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Busch: It's All About Cutting Down More Trees

The process to produce the Treasury Asset Recovery Plan from the US House has moved forward in the Senate. They have wisely remained it the Emergency Economic Stabilization Act of 2008, something I believe/suggested would help sell it to Main Street.

Here's the laundry list: "(1) to immediately provide authority and facilities that the Secretary of the Treasury can use to restore liquidity and stability to the financial system of the United States; and (2) to ensure that such authority and such facilities are used in a manner that—(A) protects home values, college funds, retirement accounts, and life savings; (B) preserves homeownership and promotes jobs and economic growth; (C) maximizes overall returns to the taxpayers of the United States; and (D) provides public accountability for the exercise of such authority."

This has a completely different vibe compared to the 2.5 page grab-n-go bill that Paulson/Bernanke presented last week. Friend, neighbors, and countrymen, it's all about how you market it. This current form is what it should've been to get passed in the first place.

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  • Now the bill looks like bratwurst stuffed with a special mystery meat to get broader approval from all walks of the political taste spectrum. The current bill has expanded from the US House bill of 102 pages to a whopper of 451 pages. Now, paper mills are revving up for the final package. From tax break extenders ($149 billion over 10 years) to alternative energy to an increase in FDIC insurance for deposits up to 250k to authority to suspend mark-to-market accounting, this bill is going to pass the Senate when they vote on it tonight.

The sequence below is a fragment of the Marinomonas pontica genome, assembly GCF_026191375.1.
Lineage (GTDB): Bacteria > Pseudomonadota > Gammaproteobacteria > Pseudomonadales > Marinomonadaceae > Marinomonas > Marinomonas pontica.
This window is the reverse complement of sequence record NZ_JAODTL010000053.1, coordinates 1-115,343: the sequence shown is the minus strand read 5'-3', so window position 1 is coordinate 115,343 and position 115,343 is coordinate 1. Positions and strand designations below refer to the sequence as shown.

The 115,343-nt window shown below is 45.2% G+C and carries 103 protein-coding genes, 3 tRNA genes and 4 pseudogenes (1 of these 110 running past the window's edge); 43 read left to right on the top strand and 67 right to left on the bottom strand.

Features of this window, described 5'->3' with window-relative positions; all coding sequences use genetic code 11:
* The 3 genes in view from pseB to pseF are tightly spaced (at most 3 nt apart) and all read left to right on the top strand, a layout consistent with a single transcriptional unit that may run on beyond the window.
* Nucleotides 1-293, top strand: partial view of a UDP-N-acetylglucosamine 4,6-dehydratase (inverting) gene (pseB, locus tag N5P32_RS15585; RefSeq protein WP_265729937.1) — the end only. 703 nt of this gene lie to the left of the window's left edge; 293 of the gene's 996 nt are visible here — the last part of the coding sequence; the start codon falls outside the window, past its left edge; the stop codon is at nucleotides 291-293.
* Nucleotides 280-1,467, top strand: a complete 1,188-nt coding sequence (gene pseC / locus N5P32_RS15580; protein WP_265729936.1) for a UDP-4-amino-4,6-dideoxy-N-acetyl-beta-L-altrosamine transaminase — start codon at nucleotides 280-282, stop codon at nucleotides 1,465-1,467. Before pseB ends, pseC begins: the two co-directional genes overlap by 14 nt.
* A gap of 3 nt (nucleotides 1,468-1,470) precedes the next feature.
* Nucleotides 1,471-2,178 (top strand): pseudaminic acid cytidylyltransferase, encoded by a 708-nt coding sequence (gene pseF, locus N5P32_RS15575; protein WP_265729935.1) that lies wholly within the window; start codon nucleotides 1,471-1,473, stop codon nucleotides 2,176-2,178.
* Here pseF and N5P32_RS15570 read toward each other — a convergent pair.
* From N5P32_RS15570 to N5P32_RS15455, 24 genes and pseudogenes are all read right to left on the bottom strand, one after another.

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    I don't agree with it or like it, but this is how it works. What this glaringly points out is the lack of political foresight by Paulson/Bernanke in understanding how our political process works. Yes, the United States has a messy, ugly process.....but you can't ignore how it works to get what you want. Especially if you're asking for extra-ordinary power and money. The crushing drop in the US stock market which wiped out more in dollar terms (over $1 trillion) than the cost of the bill did the best job of selling this to constituents. As predicted on Friday, voters opened their 401ks/pension statements and then called their Congressmen and Senators to express their new way of thinking about the bailout plan.

    Last night on "Closing Bell" I said that if the US House of Representatives brings this bill up again for a vote, it will pass. Why? There's no way Nancy Pelosi will bring up a bill that will fail because she will lose her job and so will many Democrats in the election. Congress has an extremely low approval rating from the voters now and anything can easily shift sentiment to the other side. I believe that as soon as Pelosi announces a vote, the deal is done. Watch for it.

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    Andrew Busch

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    Andrew B. Busch here

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